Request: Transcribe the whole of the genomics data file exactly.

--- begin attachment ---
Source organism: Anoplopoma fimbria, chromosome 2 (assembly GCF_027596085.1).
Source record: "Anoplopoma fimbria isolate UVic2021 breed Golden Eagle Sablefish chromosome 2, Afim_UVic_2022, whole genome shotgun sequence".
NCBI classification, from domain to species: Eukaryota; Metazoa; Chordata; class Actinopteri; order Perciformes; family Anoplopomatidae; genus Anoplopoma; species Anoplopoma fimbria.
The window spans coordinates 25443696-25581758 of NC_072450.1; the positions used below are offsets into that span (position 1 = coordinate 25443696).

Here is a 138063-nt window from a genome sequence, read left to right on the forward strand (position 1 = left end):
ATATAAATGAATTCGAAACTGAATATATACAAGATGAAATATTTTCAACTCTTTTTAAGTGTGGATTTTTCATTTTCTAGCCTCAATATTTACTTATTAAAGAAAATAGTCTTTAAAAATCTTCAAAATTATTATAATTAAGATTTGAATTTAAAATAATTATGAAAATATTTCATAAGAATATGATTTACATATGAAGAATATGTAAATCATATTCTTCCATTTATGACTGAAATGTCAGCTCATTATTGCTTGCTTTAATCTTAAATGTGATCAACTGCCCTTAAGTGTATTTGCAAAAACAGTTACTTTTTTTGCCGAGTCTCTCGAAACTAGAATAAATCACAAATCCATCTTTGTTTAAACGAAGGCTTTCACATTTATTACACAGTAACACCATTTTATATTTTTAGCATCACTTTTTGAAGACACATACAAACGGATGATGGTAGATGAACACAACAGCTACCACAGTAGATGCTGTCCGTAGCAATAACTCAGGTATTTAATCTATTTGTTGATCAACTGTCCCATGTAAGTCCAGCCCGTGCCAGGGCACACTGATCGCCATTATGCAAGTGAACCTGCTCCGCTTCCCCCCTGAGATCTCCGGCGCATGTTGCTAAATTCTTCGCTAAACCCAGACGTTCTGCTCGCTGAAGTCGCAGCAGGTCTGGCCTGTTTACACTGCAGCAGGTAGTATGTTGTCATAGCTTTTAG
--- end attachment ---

Source organism: Anoplopoma fimbria, chromosome 2 (assembly GCF_027596085.1).
Source record: "Anoplopoma fimbria isolate UVic2021 breed Golden Eagle Sablefish chromosome 2, Afim_UVic_2022, whole genome shotgun sequence".
NCBI classification, from domain to species: Eukaryota; Metazoa; Chordata; class Actinopteri; order Perciformes; family Anoplopomatidae; genus Anoplopoma; species Anoplopoma fimbria.
The window spans coordinates 25443696-25581758 of NC_072450.1; the positions used below are offsets into that span (position 1 = coordinate 25443696).

Here is a 138063-nt window from a genome sequence, read left to right on the forward strand (position 1 = left end):
ATATAAATGAATTCGAAACTGAATATATACAAGATGAAATATTTTCAACTCTTTTTAAGTGTGGATTTTTCATTTTCTAGCCTCAATATTTACTTATTAAAGAAAATAGTCTTTAAAAATCTTCAAAATTATTATAATTAAGATTTGAATTTAAAATAATTATGAAAATATTTCATAAGAATATGATTTACATATGAAGAATATGTAAATCATATTCTTCCATTTATGACTGAAATGTCAGCTCATTATTGCTTGCTTTAATCTTAAATGTGATCAACTGCCCTTAAGTGTATTTGCAAAAACAGTTACTTTTTTTGCCGAGTCTCTCGAAACTAGAATAAATCACAAATCCATCTTTGTTTAAACGAAGGCTTTCACATTTATTACACAGTAACACCATTTTATATTTTTAGCATCACTTTTTGAAGACACATACAAACGGATGATGGTAGATGAACACAACAGCTACCACAGTAGATGCTGTCCGTAGCAATAACTCAGGTATTTAATCTATTTGTTGATCAACTGTCCCATGTAAGTCCAGCCCGTGCCAGGGCACACTGATCGCCATTATGCAAGTGAACCTGCTCCGCTTCCCCCCTGAGATCTCCGGCGCATGTTGCTAAATTCTTCGCTAAACCCAGACGTTCTGCTCGCTGAAGTCGCAGCAGGTCTGGCCTGTTTACACTGCAGCAGGTAGTATGTTGTCATAGCTTTTAG